Yet there is a catch: the models pertain to reactions in the fluid (typically gas) phase, describing collisions between molecules in a homogeneous environment.9 The situation is different for reactions at surfaces, where the most common mechanism follows the Langmuir–Hinshelwood pathway of reactant adsorption, surface reaction, and product desorption.10,11 Treating the pre-exponential factor in heterogeneous catalysis as a collision frequency factor is too simplistic. In most heterogeneous catalysts, the active sites take up only a small percentage of the surface. This means that the travel of the reactants across the surface to the active site cannot be ignored.12 Our goal is to isolate this travel step by sterically confining a reaction that follows the Langmuir–Hinshelwood pathway. By placing barriers at different distances, we hope to understand how much space a heterogeneous reaction needs in relation to the reactant's size.

Results and discussion

We used a novel synthetic approach to create confinement at different distances from the active site. As our benchmark reaction, we chose the platinum-catalysed hydrolysis of ammonia borane (eqn (2)). This reaction produces large amounts of hydrogen gas even in the presence of small amounts of catalyst, whereas the background reaction (using only the γ-alumina support) is negligible. The hydrogen production is easily and accurately monitored by our novel bubble counter.13 This device can monitor volume step sizes down to 8–12 μL, enabling a very detailed and precise kinetic analysis. Another advantage of this hydrolysis is that its partial reaction order in ammonia borane is very low (typically 0.1–0.2). This small dependence of the reaction rate on the concentration means that we can obtain reliable kinetic and thermodynamic data from a single experiment. The low partial reaction order suggests a complex mechanism. Experimental data illustrates that in such cases, the reaction still obeys the exponential Arrhenius relation. This is because the slowest reaction step(s) dictate the observed activation energy, provided there are no mass transport limitations. Ammonia borane hydrolysis follows a Langmuir–Hinshelwood mechanism, with O–H cleavage as the rate-determining step (the exact surface species is unknown).14–21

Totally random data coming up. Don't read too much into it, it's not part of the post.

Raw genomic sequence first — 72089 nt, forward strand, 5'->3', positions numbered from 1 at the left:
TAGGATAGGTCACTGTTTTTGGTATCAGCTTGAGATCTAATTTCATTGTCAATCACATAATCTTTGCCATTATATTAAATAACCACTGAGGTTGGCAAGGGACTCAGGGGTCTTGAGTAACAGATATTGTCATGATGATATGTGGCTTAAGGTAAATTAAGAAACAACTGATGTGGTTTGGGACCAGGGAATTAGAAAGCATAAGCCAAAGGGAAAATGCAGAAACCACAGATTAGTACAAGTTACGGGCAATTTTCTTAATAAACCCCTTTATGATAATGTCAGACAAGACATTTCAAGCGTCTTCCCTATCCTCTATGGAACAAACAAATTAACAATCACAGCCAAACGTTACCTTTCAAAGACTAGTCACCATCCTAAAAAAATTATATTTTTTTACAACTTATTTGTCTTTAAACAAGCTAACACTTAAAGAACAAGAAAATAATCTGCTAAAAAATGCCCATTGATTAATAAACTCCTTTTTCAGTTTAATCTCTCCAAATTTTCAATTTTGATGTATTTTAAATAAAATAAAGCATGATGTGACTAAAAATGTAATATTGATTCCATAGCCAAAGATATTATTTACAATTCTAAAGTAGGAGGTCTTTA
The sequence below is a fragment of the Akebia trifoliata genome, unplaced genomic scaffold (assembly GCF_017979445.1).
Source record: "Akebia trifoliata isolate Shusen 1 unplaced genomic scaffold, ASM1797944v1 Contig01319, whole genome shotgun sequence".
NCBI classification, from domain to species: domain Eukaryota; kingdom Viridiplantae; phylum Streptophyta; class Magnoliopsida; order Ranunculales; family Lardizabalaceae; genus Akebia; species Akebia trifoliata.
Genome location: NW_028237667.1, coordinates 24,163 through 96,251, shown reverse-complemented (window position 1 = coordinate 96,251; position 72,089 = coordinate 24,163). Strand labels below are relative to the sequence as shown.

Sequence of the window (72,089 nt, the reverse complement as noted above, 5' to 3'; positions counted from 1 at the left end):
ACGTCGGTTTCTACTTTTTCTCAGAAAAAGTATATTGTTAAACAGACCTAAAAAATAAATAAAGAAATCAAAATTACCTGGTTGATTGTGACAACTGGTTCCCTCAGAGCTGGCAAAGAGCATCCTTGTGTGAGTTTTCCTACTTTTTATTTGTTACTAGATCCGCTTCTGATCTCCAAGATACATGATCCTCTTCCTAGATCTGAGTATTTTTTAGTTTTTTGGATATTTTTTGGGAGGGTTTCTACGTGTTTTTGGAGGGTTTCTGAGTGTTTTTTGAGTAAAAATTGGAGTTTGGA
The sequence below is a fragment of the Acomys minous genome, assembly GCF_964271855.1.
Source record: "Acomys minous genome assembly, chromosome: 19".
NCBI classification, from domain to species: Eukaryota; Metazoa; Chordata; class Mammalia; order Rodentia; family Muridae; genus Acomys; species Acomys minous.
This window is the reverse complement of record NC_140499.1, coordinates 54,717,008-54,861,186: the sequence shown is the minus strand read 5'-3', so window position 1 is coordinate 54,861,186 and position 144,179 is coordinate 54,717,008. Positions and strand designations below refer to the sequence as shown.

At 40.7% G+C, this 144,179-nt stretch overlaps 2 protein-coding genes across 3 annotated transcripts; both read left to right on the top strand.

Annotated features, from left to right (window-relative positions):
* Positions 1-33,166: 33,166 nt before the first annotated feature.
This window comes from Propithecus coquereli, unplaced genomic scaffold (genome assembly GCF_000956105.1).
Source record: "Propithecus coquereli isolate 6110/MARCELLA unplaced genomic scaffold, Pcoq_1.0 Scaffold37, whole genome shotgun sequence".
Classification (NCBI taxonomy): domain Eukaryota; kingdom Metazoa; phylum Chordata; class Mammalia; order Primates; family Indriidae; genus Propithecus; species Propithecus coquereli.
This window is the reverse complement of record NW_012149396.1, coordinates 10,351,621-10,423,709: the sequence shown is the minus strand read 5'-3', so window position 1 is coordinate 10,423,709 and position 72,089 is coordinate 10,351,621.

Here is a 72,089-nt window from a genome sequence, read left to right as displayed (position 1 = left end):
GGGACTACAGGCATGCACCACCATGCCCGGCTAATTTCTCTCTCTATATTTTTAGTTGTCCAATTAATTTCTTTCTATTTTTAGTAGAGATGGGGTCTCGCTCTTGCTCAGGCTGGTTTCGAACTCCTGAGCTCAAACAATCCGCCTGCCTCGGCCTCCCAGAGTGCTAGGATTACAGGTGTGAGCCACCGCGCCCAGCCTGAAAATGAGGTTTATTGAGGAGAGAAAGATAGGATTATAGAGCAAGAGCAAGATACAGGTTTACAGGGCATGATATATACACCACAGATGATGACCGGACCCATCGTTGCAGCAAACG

image file: d0sc04118a-t2.tif(2)

To isolate the contribution of the pre-exponential factor in this catalytic system, we prepared a series of supported Pt catalysts in stages (small Pt particles, <4 nm, were successfully used in other confinement strategies22,23). First, a platinum precursor was impregnated on γ-Al2O3 using incipient wetness impregnation. This was then dried, calcined and reduced to give metallic Pt nanoparticles on alumina (see Fig. 1a and inset in Fig. 2). A portion of these catalysts were then coated with a monolayer of alkane thiol (Fig. 1b), which functions as a template for the next step: coating the alumina support surface with organophosphonic acids (Fig. 1c). The organophosphonic acids cover the entire alumina surface with a self-assembled monolayer, forming a hydrophobic coating of alkyl chains.24–27 Finally, the thiol template was removed by reduction,28,29 leaving a free zone around the platinum nanoparticle (Fig. 1d).


image file: d0sc04118a-f1.tif
Fig. 1 Schematic description of our Pt/Al2O3 catalysts, showing the stages in creating the confined space surrounding the Pt active sites. (a) The plain Pt/Al2O3 catalyst (no coating). (b) After coating with the organic thiol. (c) After coating with the organophosphonic acid. (d) After removal of the organic thiol.